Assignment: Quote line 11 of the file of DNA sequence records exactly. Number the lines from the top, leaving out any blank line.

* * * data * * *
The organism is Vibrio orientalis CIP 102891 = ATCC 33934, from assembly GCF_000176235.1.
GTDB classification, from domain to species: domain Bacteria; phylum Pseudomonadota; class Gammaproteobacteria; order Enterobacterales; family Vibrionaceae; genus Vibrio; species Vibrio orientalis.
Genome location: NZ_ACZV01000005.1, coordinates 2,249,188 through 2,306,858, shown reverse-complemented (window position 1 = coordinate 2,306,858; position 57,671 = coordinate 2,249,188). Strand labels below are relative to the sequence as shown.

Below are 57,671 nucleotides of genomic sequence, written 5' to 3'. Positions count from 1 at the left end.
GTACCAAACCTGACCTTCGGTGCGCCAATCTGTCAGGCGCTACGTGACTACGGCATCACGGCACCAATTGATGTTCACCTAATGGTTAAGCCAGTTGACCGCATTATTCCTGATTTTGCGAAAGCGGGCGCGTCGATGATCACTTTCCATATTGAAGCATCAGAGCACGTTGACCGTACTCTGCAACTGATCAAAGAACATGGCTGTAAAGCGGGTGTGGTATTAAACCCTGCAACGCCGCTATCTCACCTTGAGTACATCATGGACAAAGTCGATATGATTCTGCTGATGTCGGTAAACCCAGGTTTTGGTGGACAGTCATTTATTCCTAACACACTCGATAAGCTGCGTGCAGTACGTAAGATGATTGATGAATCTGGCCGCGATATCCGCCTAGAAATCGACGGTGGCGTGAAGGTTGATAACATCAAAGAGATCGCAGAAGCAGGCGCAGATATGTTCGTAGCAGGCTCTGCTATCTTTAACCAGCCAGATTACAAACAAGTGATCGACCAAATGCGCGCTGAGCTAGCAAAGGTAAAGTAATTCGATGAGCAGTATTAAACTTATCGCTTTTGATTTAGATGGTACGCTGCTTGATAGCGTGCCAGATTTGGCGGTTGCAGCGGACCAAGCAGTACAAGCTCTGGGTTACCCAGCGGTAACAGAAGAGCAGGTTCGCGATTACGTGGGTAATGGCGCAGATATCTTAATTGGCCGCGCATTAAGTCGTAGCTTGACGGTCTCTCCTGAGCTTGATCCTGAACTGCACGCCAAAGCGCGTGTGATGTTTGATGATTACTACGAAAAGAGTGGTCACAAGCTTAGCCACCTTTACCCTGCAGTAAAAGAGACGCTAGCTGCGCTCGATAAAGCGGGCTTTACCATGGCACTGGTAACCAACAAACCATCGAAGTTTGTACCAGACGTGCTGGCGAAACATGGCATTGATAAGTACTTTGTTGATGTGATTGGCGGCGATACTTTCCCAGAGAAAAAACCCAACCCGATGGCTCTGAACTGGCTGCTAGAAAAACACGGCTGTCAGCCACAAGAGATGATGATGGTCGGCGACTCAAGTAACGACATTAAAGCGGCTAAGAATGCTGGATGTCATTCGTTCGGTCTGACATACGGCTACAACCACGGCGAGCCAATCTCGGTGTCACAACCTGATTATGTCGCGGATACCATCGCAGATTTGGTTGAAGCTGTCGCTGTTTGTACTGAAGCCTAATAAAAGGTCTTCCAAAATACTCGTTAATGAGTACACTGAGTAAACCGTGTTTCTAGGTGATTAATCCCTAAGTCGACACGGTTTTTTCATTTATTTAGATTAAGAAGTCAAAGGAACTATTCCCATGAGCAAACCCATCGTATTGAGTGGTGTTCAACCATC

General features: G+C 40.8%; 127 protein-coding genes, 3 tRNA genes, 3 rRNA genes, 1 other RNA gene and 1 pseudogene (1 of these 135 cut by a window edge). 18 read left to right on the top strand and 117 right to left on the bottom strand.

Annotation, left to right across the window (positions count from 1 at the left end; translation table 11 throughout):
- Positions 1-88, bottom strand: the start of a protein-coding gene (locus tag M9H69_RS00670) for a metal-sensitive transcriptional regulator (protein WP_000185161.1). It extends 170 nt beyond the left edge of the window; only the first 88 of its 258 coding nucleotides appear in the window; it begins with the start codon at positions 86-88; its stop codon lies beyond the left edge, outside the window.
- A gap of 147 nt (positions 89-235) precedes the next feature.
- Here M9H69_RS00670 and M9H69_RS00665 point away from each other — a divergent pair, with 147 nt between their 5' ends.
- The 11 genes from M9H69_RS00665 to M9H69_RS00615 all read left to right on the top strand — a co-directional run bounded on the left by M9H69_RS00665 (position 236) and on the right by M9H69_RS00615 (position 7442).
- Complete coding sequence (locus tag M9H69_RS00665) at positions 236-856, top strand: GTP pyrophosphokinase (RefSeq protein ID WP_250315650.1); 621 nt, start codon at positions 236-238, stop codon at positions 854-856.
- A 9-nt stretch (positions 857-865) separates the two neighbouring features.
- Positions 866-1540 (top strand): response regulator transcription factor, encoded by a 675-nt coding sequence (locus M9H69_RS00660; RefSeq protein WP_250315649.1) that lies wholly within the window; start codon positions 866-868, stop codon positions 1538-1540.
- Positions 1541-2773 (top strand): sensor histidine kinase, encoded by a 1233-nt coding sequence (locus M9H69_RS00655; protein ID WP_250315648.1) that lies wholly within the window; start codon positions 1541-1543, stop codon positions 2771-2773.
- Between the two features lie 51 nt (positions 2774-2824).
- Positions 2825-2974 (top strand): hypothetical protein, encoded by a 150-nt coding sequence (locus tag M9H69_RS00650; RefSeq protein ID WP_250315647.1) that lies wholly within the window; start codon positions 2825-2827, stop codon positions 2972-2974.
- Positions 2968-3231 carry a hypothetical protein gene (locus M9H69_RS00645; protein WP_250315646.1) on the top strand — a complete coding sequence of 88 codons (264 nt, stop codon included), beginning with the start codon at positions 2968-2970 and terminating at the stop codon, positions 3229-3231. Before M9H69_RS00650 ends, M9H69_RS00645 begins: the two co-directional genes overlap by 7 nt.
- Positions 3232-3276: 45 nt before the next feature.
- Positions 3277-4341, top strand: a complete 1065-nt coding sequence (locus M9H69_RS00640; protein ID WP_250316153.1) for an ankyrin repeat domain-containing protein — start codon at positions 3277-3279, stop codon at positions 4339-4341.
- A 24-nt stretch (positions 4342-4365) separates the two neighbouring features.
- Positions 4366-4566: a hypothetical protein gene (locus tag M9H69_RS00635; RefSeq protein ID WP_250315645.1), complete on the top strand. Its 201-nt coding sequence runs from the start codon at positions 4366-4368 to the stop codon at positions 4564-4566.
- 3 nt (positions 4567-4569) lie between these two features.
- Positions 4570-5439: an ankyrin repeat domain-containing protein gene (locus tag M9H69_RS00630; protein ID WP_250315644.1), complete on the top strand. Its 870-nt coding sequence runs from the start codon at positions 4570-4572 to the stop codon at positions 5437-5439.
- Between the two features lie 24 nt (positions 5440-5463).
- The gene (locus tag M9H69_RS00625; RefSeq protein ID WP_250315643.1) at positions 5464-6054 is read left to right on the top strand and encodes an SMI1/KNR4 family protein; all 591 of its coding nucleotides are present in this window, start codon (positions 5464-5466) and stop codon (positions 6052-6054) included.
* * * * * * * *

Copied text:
- The 11 genes from M9H69_RS00665 to M9H69_RS00615 all read left to right on the top strand — a co-directional run bounded on the left by M9H69_RS00665 (position 236) and on the right by M9H69_RS00615 (position 7442).